The Parker Solar Probe, or PSP, was launched into space Aug. 12. Two of its four instruments, FIELDS and SWEAP, were built by campus researchers.

The PSP will come closer than any other spacecraft has ever been to the sun by entering the sun’s corona, the outer layer of the sun’s atmosphere.

According to Stuart Bale, a campus physics professor and the principal investigator for FIELDS, the purpose of the PSP is to learn why the sun’s corona is much hotter than its surface.

“The photosphere (of the sun) is 6,000 degrees Celsius,” Bale said. “But the corona is a couple million degrees Celsius and so hot it escapes the sun’s gravity and becomes solar wind.”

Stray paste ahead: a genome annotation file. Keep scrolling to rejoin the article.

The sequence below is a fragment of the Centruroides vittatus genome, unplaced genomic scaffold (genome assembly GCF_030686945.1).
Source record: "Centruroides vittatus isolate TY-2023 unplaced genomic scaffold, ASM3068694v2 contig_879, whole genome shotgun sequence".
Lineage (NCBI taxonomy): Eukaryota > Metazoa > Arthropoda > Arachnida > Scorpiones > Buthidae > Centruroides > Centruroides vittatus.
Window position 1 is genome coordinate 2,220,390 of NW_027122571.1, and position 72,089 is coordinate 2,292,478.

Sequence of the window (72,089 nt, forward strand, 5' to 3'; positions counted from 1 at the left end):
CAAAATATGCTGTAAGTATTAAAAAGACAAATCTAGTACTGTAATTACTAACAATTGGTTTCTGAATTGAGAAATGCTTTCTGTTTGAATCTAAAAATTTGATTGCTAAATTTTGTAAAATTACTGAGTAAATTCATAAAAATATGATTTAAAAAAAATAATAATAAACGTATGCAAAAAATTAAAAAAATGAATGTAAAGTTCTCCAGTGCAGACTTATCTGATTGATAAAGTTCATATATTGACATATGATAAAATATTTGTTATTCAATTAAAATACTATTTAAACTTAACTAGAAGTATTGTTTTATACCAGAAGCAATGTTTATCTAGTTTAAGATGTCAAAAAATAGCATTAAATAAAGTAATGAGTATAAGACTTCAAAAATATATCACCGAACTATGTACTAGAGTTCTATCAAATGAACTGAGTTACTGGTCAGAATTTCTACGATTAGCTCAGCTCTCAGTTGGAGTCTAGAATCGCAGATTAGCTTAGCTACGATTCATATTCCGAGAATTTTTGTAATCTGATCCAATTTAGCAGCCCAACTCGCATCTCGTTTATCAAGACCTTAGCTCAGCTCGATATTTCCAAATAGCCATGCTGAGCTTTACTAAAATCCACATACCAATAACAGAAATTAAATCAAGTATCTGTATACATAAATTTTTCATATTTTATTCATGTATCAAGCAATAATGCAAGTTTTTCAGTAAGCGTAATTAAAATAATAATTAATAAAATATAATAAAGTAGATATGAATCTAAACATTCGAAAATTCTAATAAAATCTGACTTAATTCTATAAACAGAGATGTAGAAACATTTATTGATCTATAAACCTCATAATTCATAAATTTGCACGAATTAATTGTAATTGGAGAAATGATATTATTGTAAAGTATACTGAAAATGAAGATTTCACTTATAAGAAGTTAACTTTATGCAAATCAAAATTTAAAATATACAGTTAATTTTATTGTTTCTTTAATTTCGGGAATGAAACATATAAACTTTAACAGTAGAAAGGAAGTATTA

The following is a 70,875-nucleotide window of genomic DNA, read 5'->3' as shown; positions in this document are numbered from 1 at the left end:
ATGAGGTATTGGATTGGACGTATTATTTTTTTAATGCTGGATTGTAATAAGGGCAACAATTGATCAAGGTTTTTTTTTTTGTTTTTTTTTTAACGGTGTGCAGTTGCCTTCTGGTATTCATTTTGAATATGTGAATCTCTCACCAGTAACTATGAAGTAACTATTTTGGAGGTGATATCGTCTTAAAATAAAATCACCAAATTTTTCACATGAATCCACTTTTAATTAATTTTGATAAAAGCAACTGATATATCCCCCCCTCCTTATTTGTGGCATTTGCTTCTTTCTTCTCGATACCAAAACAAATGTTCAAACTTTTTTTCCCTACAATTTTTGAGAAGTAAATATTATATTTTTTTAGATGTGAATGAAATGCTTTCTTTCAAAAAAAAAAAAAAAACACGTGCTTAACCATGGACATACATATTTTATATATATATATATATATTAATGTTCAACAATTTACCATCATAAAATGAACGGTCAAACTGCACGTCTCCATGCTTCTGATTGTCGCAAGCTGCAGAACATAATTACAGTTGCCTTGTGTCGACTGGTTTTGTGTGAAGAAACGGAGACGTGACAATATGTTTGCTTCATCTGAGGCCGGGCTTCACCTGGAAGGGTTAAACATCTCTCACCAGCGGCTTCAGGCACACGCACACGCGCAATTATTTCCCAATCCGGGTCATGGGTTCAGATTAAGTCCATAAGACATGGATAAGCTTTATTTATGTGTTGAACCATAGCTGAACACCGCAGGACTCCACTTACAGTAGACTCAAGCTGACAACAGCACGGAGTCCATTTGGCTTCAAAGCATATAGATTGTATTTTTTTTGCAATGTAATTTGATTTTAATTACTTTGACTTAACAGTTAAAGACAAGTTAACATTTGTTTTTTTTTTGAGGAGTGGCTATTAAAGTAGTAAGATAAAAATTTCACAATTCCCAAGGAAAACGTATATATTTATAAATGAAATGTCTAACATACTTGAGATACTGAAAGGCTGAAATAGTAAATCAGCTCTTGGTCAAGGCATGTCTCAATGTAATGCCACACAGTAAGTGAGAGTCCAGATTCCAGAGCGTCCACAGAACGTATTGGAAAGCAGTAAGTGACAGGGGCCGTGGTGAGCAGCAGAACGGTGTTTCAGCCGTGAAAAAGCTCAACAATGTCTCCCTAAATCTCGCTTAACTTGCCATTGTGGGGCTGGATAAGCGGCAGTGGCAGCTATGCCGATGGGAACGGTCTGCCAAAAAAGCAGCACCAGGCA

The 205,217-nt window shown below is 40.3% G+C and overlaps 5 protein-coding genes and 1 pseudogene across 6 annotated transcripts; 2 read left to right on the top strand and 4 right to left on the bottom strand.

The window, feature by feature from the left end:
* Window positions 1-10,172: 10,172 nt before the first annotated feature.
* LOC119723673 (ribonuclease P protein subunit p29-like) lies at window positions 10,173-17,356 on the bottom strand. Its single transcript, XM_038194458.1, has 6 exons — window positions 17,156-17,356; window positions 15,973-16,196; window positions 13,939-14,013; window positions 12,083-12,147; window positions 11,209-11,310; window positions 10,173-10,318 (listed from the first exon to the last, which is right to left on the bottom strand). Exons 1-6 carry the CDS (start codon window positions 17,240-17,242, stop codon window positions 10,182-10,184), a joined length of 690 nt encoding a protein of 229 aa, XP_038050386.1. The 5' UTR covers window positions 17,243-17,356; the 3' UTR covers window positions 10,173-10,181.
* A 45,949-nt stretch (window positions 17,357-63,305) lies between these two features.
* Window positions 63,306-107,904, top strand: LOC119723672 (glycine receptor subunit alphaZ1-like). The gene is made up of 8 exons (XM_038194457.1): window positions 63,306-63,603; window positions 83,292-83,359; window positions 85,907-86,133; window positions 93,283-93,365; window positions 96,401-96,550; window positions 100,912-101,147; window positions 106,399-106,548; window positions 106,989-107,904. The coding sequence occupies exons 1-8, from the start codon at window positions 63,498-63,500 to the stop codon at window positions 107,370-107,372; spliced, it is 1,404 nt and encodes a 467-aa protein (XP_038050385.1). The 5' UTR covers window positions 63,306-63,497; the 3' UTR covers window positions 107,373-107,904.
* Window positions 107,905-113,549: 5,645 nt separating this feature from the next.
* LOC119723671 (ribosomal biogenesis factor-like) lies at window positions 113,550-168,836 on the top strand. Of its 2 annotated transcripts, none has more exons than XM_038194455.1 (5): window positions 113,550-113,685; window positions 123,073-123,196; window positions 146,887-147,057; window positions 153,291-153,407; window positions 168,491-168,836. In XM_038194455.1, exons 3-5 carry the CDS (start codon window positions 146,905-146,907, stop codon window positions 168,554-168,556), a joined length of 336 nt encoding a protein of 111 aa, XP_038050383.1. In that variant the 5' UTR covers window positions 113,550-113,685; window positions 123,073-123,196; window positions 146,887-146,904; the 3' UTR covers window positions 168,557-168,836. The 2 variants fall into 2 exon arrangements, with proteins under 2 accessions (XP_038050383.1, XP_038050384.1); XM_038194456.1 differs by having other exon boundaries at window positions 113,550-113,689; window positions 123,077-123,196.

The PSP project started when NASA announced in 2009 that anyone could submit a proposal to be a part of the project, Bale said. Davin Larson, the principal investigator for SWEAP and a UC Berkeley physicist, added that the different groups could apply for different “elements of science” for the PSP project, and his and Bale’s teams were selected to each develop a separate PSP instrument.

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Courtesy of The Daily Californian, Yao Huang